Brave Protest against Racist Laws
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Martin Friedländer, a 29-year-old textile wholesaler from Berlin, hung this flag out of the window of his apartment at Linienstrasse 196 on 1 October 1935, the Jewish New Year festival of Rosh Hashanah, taking a bold stand against the racist Nuremberg Laws.
The Blue and White Flag, an Emblem of Resistance
The passing of the Nuremberg Laws on 15 September 1935 made Jews in Germany second-class citizens. One of their provisions forbade Jews from hoisting the Reich flag, whereas "displaying Jewish colors" was explicitly permitted. In protest, Martin Friedländer had a Star of David sewn on this blue and white flag. Blue and white were the traditional colors of Zionism, the Jewish national movement that aimed to establish a Jewish state.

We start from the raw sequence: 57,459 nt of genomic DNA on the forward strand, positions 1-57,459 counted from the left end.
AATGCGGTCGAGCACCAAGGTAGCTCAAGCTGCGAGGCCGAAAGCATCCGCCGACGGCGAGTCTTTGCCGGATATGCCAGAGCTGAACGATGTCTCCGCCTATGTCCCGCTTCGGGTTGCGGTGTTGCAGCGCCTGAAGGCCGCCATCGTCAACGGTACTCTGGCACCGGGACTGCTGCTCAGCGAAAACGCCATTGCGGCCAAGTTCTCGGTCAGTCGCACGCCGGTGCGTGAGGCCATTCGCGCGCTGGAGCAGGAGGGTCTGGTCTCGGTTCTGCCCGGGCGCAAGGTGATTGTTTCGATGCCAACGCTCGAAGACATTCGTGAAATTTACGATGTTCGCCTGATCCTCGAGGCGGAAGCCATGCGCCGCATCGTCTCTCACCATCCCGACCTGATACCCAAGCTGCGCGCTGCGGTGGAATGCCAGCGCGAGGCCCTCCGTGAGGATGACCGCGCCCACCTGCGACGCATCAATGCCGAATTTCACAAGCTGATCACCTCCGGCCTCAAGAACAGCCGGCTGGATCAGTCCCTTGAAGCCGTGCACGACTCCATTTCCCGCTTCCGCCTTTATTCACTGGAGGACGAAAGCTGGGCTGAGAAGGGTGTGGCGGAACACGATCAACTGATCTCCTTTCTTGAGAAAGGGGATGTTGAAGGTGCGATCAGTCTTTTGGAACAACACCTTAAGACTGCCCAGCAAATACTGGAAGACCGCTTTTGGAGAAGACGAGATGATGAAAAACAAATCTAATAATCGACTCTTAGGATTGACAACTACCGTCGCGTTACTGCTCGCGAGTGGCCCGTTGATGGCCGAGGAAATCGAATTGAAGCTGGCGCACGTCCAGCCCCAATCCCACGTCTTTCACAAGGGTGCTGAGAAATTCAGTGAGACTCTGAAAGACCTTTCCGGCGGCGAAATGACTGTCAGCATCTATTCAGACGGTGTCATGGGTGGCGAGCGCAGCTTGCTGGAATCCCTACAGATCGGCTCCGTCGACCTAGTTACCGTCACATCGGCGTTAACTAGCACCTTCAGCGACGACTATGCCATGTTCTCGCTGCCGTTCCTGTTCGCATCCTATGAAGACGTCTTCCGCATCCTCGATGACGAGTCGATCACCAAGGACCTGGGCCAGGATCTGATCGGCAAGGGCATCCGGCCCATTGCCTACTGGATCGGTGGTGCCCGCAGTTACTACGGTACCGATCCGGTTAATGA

Response in the Nazi Press
A photographer from the Nazi hate sheet Der Angriff took a picture of the house. The accompanying article commented derisively: "On this day, a Jewish holiday, the Jewish national flag was displayed for the first time at a house in northern Berlin. The colors are blue and white with a six-pointed star. This finally puts an end to the speculation on how the Jewish flag actually looks."
Emigration to Australia
Martin Friedländer managed to emigrate to Australia in June 1939. His flag was in his luggage. In his new home country, he changed his name to Fried-Lander. He married an Australian and ran an import business with her until 1966. In 1980, Martin Fried-Lander donated the flag to the Jewish department of the Berlin Museum, the predecessor of the Jewish Museum Berlin.